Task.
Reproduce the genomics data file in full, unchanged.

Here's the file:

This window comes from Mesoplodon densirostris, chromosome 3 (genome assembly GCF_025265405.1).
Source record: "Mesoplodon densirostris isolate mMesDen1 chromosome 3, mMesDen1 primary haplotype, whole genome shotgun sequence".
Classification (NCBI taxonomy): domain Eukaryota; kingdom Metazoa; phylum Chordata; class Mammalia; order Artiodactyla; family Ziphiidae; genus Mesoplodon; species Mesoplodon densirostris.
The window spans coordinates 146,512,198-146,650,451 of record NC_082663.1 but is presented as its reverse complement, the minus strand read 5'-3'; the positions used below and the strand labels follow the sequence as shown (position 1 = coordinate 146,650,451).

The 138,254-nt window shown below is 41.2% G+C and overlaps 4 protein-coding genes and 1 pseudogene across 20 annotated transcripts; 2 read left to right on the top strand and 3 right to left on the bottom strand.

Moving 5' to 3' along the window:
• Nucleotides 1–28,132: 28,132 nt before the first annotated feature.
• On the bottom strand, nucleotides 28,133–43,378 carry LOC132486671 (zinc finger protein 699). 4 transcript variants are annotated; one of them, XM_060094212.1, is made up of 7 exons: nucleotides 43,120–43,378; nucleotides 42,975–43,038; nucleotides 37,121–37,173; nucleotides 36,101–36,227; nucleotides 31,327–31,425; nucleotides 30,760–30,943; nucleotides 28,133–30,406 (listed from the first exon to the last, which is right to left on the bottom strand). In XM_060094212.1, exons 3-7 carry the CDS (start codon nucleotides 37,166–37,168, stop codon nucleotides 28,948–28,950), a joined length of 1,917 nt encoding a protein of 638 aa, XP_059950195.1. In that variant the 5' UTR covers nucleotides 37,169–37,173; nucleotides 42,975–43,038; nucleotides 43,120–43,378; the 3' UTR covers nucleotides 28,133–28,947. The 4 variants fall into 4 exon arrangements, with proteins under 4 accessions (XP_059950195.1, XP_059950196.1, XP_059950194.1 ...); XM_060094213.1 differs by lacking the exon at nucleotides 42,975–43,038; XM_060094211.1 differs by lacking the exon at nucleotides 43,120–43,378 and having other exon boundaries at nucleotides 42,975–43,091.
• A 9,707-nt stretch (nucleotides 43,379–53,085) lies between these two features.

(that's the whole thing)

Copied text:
This window comes from Mesoplodon densirostris, chromosome 3 (genome assembly GCF_025265405.1).
Source record: "Mesoplodon densirostris isolate mMesDen1 chromosome 3, mMesDen1 primary haplotype, whole genome shotgun sequence".
Classification (NCBI taxonomy): domain Eukaryota; kingdom Metazoa; phylum Chordata; class Mammalia; order Artiodactyla; family Ziphiidae; genus Mesoplodon; species Mesoplodon densirostris.
The window spans coordinates 146,512,198-146,650,451 of record NC_082663.1 but is presented as its reverse complement, the minus strand read 5'-3'; the positions used below and the strand labels follow the sequence as shown (position 1 = coordinate 146,650,451).

The 138,254-nt window shown below is 41.2% G+C and overlaps 4 protein-coding genes and 1 pseudogene across 20 annotated transcripts; 2 read left to right on the top strand and 3 right to left on the bottom strand.

Moving 5' to 3' along the window:
• Nucleotides 1–28,132: 28,132 nt before the first annotated feature.
• On the bottom strand, nucleotides 28,133–43,378 carry LOC132486671 (zinc finger protein 699). 4 transcript variants are annotated; one of them, XM_060094212.1, is made up of 7 exons: nucleotides 43,120–43,378; nucleotides 42,975–43,038; nucleotides 37,121–37,173; nucleotides 36,101–36,227; nucleotides 31,327–31,425; nucleotides 30,760–30,943; nucleotides 28,133–30,406 (listed from the first exon to the last, which is right to left on the bottom strand). In XM_060094212.1, exons 3-7 carry the CDS (start codon nucleotides 37,166–37,168, stop codon nucleotides 28,948–28,950), a joined length of 1,917 nt encoding a protein of 638 aa, XP_059950195.1. In that variant the 5' UTR covers nucleotides 37,169–37,173; nucleotides 42,975–43,038; nucleotides 43,120–43,378; the 3' UTR covers nucleotides 28,133–28,947. The 4 variants fall into 4 exon arrangements, with proteins under 4 accessions (XP_059950195.1, XP_059950196.1, XP_059950194.1 ...); XM_060094213.1 differs by lacking the exon at nucleotides 42,975–43,038; XM_060094211.1 differs by lacking the exon at nucleotides 43,120–43,378 and having other exon boundaries at nucleotides 42,975–43,091.
• A 9,707-nt stretch (nucleotides 43,379–53,085) lies between these two features.